Fourth Surface Low-E Coatings – A Prescription for ‘Pane’ But Not Without Side Effects

--by Jim Plavercsky
Door & Window Market Magazine

During my recent travels to Michigan with the Polar Vortex temperatures in full effect, it seemed as though every window company I was visiting was getting phone calls from angry and confused customers about condensation. It seemed like condensation complaints were on everybody’s mind. “Yes we like when the phone rings, especially this time of the year when sales are slow, but not to hear about condensation complaints! We want to be out selling more windows but it seems like we are driving around visiting angry and frustrated customers to investigate condensation complaints,” said one frustrated window dealer.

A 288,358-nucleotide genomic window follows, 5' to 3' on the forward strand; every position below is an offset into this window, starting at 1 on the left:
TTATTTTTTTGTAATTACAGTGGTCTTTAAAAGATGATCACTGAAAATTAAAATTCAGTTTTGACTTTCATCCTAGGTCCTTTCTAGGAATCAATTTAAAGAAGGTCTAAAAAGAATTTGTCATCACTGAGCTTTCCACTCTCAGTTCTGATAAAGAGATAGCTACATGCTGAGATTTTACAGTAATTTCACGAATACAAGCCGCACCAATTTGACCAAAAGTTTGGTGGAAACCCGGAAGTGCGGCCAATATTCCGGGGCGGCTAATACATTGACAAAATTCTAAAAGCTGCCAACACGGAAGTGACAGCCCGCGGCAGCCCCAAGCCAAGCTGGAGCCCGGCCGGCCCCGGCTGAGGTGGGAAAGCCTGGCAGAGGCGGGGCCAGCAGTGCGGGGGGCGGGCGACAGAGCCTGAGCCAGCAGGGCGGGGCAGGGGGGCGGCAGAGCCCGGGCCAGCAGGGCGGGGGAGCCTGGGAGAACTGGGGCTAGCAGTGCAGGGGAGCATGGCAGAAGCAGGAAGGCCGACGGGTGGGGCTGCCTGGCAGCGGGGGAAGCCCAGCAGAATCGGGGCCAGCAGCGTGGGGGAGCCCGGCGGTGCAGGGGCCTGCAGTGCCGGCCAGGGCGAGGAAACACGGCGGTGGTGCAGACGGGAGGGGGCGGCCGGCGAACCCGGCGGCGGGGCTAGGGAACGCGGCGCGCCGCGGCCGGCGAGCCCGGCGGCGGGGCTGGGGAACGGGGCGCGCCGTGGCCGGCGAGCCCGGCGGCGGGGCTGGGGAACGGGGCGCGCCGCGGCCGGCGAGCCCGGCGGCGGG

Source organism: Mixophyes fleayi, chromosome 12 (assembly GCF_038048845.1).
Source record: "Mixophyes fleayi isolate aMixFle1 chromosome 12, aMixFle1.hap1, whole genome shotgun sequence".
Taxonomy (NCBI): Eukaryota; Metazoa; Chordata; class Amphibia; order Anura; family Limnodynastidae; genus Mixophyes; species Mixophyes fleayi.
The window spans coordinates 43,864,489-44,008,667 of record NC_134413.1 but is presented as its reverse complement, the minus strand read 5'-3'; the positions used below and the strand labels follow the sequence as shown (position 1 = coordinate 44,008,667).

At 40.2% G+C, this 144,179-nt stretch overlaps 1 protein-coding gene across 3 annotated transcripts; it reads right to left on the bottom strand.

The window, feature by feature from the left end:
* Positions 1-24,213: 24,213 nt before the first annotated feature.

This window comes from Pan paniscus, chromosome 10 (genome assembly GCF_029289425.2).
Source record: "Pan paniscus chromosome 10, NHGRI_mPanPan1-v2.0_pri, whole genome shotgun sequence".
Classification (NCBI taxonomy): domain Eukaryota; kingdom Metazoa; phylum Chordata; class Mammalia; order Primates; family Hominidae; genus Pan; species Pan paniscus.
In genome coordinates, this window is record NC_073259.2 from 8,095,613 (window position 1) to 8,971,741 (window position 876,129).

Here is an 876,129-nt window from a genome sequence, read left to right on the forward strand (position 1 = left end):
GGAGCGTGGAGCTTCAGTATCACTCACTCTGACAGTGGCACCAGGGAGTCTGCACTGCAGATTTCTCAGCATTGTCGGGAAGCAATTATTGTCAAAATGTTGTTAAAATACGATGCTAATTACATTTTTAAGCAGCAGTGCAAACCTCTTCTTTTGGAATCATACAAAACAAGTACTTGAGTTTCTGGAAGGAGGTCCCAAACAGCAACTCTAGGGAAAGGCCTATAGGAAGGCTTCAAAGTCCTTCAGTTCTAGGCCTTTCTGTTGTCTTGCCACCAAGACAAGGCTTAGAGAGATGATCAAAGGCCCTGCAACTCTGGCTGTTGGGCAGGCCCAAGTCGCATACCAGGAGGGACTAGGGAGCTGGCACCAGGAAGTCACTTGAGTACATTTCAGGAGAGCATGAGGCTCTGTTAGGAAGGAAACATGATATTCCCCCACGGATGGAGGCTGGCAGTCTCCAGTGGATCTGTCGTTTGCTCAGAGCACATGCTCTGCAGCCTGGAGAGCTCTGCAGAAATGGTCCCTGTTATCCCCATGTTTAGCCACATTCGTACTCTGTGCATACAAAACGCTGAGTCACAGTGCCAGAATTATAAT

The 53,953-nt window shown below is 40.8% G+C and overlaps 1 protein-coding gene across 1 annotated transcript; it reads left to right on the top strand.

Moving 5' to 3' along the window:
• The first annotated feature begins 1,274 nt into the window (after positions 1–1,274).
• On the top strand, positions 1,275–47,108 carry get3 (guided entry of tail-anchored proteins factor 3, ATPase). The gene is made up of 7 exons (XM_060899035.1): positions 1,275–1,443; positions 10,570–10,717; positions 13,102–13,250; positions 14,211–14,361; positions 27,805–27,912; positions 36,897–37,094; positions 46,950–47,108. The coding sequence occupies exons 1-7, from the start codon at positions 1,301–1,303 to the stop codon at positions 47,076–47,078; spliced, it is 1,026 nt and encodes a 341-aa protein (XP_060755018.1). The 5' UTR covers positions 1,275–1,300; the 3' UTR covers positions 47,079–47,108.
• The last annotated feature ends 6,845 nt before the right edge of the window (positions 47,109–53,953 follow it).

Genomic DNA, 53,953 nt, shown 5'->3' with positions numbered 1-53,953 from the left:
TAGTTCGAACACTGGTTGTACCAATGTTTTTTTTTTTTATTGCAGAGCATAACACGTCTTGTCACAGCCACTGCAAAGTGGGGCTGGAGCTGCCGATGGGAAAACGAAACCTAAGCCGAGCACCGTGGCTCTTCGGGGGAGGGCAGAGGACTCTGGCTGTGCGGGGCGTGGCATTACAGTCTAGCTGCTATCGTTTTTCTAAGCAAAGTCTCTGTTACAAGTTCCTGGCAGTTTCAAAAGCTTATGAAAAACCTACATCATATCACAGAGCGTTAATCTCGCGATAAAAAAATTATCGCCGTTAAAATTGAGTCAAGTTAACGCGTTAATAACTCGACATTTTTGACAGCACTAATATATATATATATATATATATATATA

With outside temperatures hitting record lows and inside temperatures remaining toasty, the driving force for heat to escape across a window boundary is very high, and “heat goes from where it is hot to where it is not.”

As heat migrates from the inside of the window to the outside, the inside pane of glass becomes cooler than room temperature. Now take this situation and add in a fourth-surface low-E coating. Many window manufacturers are using this technology to achieve very low U-value ratings which they can post on their NFRC labels and consequently compete in a thermal performance league usually reserved for windows made with triple-pane insulating glass construction. As you know, the NFRC label is required to list the window U-value but Condensation Resistance (CR) ratings are optional.

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